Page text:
You can’t miss Bridgeport’s Jolly Kone, with its festive white-and-red checkered facade and big red sign, on the north side of Highway 395. The place is rich in history—Amasa Bryant, one of the founding families of Bridgeport, opened a store on Court Street at the same location the burger stand is now located in 1863. That building burned down 100 years later, in 1963, but a year later the Jolly Kone that locals and travelers know and love was erected. Lynda Pemberton, sometimes known as the unofficial mayor of Bridgeport, took over the place from her mother, Erma Bryant (Amasa’s granddaughter), in 1964, and ran the place like a well-oiled machine until she retired last summer.
Stop by the Jolly Kone around lunchtime and you’re likely to run into former employees of Pemberton’s that are all grown up with kids of their own—that’s the kind of town Bridgeport is, and that’s the kind of institution the Jolly Kone remains. Young couple Rebecca and Will Clayton have now taken over the joint, and have no plans to change anything whatsoever, saying, ‘If it’s not broke, don’t fix it.”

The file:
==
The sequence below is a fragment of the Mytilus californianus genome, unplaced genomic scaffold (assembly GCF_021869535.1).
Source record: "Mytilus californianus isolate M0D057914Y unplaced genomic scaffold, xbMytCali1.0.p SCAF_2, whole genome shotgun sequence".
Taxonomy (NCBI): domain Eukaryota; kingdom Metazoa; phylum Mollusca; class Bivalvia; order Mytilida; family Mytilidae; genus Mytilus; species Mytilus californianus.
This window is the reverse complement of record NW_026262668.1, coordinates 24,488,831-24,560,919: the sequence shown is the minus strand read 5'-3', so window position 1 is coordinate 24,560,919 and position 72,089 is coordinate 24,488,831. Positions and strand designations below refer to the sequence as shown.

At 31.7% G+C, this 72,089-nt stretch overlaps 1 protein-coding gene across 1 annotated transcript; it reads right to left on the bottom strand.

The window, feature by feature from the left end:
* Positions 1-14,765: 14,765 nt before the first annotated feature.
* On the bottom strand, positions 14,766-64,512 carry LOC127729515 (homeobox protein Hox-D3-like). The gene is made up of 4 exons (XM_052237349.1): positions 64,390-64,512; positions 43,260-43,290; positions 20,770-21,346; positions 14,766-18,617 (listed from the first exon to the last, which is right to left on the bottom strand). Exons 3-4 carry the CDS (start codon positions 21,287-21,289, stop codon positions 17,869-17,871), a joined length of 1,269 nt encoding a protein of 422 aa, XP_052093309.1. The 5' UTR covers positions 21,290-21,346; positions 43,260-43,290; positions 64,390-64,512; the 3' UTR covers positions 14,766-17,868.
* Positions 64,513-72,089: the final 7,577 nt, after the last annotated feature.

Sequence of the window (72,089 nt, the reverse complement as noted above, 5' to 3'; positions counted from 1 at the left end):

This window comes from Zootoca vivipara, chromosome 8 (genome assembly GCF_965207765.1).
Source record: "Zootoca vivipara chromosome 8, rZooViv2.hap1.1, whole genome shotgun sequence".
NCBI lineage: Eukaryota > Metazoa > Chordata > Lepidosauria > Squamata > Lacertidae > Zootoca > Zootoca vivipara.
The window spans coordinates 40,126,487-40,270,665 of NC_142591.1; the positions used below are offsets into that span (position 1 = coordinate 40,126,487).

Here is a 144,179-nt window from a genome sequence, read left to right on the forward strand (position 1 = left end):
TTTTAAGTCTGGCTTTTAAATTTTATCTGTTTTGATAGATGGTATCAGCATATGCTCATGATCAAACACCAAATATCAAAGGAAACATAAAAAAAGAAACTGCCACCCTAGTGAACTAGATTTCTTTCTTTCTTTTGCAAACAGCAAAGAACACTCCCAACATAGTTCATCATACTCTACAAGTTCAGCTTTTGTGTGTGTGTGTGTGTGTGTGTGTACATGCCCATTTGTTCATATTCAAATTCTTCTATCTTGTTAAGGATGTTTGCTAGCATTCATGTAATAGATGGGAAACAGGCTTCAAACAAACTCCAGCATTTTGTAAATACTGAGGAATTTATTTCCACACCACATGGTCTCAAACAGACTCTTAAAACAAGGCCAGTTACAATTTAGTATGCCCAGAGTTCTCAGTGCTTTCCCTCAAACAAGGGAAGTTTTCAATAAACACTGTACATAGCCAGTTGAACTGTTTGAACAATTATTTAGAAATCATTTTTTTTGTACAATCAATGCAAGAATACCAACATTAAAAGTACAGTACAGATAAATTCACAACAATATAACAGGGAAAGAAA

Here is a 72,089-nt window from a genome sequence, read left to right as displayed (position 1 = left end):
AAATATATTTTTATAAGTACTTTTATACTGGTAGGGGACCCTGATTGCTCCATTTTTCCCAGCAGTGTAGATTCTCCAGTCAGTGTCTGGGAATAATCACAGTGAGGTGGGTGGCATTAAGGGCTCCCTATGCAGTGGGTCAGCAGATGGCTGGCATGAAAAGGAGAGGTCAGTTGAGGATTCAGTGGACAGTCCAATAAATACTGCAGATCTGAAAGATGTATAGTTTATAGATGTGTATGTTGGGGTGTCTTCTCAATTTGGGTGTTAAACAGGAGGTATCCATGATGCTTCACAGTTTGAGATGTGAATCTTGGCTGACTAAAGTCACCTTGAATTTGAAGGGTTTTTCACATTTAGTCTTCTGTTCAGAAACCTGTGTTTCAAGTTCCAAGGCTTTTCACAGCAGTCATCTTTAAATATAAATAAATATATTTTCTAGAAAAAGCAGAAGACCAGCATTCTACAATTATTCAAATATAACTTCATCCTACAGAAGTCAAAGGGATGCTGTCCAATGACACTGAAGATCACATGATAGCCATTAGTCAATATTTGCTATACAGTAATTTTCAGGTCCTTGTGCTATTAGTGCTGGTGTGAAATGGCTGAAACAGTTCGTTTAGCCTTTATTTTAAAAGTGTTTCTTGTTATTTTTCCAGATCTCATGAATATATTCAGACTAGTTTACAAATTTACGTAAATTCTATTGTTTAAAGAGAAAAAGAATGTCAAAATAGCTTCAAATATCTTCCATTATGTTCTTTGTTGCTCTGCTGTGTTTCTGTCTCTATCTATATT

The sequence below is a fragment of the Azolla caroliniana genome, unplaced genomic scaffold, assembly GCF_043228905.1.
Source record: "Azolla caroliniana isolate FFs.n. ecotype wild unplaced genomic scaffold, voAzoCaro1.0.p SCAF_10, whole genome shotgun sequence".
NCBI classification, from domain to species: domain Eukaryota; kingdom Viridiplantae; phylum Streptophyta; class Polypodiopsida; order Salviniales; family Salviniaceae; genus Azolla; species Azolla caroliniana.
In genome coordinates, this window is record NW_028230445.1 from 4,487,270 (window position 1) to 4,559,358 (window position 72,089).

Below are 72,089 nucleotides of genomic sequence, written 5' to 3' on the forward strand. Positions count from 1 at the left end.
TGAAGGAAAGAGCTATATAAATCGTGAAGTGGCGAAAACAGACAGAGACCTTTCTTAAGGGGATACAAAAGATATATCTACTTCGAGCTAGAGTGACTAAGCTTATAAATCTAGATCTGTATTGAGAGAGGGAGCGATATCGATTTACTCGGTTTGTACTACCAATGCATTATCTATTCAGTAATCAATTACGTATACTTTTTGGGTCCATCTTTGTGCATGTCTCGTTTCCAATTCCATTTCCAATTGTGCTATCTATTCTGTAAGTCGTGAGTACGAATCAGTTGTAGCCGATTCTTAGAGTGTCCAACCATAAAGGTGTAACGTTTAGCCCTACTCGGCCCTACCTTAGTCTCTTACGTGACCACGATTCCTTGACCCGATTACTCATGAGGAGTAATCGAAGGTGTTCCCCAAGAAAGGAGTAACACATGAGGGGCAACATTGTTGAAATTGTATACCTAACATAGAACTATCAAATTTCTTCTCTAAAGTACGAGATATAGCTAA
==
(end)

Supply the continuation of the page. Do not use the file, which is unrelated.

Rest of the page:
Jolly Kone will always be famous for its creamy, chocolate-dipped, soft-serve ice cream cones—nothing short of heaven in the heat of summer. Kids will love the brightly-colored snow cones, and everything from burgers to burritos (watch out, they’re about a foot long) is available on their extensive menu. Warning: “We put onions on everything, so if your kids don’t like onions, let us know.” They’re even got a banana split, which are tough to find these days.
Jolly Kone is the kind of place makes your mouth water to think of when descending from a hike in the nearby mountains, or when logging miles on the highway.
The people-watching from the bright red picnic tables in their courtyard is great, especially during the July Fourth weekend, when Bridgeport explodes with old-timey festivities. They also offer free WiFi to guests, which is a bonus for a roadside burger joint.
Sarah Rea is a freelance dirtbag-turned-journalist who has been living in the Sierra on and off for twenty years, with eight spent in Yosemite National Park and five in Mammoth Lakes. She likes dogs, rocks, good food and jumping into cold water.